Alex was very much involved in West Calder village life. In his younger days he was a keen athlete, being a very good short distance runner. He was Secretary of West Calder Football Club when the village had a senior team which could hold its own with the best of the country clubs in the East.

In March 1885, the Courier reports on a meeting of the West Calder Mutual Improvement Society – “the business of the meeting being a mimic parliament on the subject before the house – a vote censure on the Government’s Egyptian Policy. Mr Kennedy, teacher, was Premier and had as members of his Cabinet………Mr McMillan, Lord Advocate”.

He was one of the earliest members of West Calder Bowling Club and also of the Volunteers (a citizen army of part-time soldiers which was a precursor to today’s Territorial Army). He filled, for many years, the position of secretary of the local Horticultural Society and was a prominent member of the “Thistle” Lodge of Free Masons, secretary of the Lodge Friendly Society and Scribe E of the Royal Arch Chapter. He was one of the founding members of the Burns Club and held the position of treasurer for many years. In the earlier days of the West Calder Games, he acted as secretary. When a branch of the Farmers Union started in West Calder, they appointed him secretary and treasurer. He identified himself with almost every local organisation and offered valuable service.

Alex’ daughters Margaret and Joanna were born in 1894 and 1899 respectively. By 1899, he had moved to Union Street, still recorded as a mercantile clerk.

Shortly after the turn of the century, he became the owner and inn-keeper at the West End Hotel in West Calder where regular meetings of the West Calder ‘Clachan’ Burns Club were held.

In February 1908, the Midlothian Advertiser reports “On Friday evening the West Calder ‘Clachan’ Burns Club celebrated the anniversary of the National Bard’s birth under the hospitable roof of the West End Inn……… Mr MacMillan had prepared a sumptuous repast to which ample justice was done, more especially as the fare was ‘hamely’ and inviting. “Mack’s Hoose” has seldom sheltered a happier company…….Mr MacMillan proposed “Oor Ain Club”. He stated that the club was formed in 1883 and that although many of their original members had gone to other towns, and others were pushing their fortunes in foreign lands they still kept in touch with “their ain club” at hame. They had members all over the world, some in Australia, others in Canada, and several in South Africa, and some of them had minded them on that occasion by wishing the club a very happy evening. He hoped the club would go on and prosper in the years to come”.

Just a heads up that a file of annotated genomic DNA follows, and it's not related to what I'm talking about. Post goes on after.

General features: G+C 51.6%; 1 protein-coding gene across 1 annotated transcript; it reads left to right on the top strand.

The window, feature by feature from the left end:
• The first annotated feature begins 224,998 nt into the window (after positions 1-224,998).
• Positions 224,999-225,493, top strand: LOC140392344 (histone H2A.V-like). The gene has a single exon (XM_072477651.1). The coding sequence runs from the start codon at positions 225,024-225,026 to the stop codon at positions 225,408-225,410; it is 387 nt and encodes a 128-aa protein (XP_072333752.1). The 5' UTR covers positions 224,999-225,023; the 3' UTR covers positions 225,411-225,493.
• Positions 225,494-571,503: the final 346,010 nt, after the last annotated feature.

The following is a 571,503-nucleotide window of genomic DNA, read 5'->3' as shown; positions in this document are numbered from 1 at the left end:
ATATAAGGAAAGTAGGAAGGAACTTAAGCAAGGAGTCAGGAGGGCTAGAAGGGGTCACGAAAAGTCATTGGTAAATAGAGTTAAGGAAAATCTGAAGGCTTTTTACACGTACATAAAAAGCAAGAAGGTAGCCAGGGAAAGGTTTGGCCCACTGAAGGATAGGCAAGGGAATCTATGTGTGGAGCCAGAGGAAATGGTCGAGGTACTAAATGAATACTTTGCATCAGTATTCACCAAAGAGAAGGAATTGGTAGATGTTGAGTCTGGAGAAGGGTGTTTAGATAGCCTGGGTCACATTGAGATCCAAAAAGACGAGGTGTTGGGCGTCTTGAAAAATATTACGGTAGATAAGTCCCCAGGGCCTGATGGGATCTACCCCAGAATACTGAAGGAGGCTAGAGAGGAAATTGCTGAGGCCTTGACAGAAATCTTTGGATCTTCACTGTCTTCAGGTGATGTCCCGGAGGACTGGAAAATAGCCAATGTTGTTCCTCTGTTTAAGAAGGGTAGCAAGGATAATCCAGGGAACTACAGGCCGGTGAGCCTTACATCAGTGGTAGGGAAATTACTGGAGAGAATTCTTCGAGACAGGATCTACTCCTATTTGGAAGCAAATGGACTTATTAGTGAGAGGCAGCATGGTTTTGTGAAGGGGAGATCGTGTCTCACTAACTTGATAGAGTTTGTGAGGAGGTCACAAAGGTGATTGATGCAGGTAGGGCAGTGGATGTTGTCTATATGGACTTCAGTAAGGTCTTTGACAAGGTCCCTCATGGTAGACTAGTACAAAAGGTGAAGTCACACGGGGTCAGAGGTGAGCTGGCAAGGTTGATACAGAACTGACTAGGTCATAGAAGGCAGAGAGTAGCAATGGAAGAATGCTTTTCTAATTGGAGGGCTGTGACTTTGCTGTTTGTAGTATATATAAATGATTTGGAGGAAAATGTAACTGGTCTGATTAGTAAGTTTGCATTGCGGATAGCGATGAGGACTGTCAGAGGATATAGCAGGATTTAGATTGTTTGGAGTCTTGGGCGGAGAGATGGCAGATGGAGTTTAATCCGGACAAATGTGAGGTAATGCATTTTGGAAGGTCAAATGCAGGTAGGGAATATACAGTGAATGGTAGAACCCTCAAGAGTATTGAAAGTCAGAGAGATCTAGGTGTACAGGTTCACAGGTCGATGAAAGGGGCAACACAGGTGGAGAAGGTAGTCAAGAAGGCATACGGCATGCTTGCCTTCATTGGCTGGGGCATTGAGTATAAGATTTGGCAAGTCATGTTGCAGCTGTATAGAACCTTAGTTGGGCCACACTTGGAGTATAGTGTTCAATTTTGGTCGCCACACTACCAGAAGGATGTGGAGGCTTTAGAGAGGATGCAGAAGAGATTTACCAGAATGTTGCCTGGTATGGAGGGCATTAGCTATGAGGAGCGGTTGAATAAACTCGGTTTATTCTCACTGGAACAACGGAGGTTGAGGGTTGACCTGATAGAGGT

During that period Alex, now in his 40s, became president of the Bowling Club. In 1906, following the opening of the new tennis court adjoining the bowling green, the Advertiser reports “Mr A. MacMillan, president of the Bowling Club, then stepped forward and opened the Bowling Club for the season. In doing so, Mr MacMillan said the past season of the club had been a most successful one. They had only lost one of the many matches played. The membership also had been very satisfactory and the funds were in a healthy state. They had not succeeded in bringing home any of the trophies but they hoped to do something in that line this season. He trusted that they would again have a good membership and that the game of bowling would continue to flourish in the village”.

Disaster struck in 1910 and Alex had to give up the hotel due to his wife Elizabeth’s failing health.

According to the Advertiser: “On Friday of last week a large and representative company met in the West End Inn to make a presentation to Mr and Mrs A. MacMillan on the occasion of their leaving the Inn.

Mr Robert Thomson, J.P., presided and Mr James Millar, Pumpherston Farm, acted as croupier. Refreshments were served to the company.

In making the presentation, Mr Millar said in joining with them that night to honour their esteemed guest, Mr MacMillan, which he did most heartily, he felt his inability to do anything like justice to their desires, or to the worthiness of the occasion ……He did not think they were met to honour their guest because of the high quality of the fluids he purveyed to the public, or for the manner in which he had conducted what one might call an exceptionally difficult business, although he had done so with great credit to himself and honour to the trade, but rather for their admiration for him as a man, with a personality which commanded their respect, and for qualities of head and heart, which won their admiration.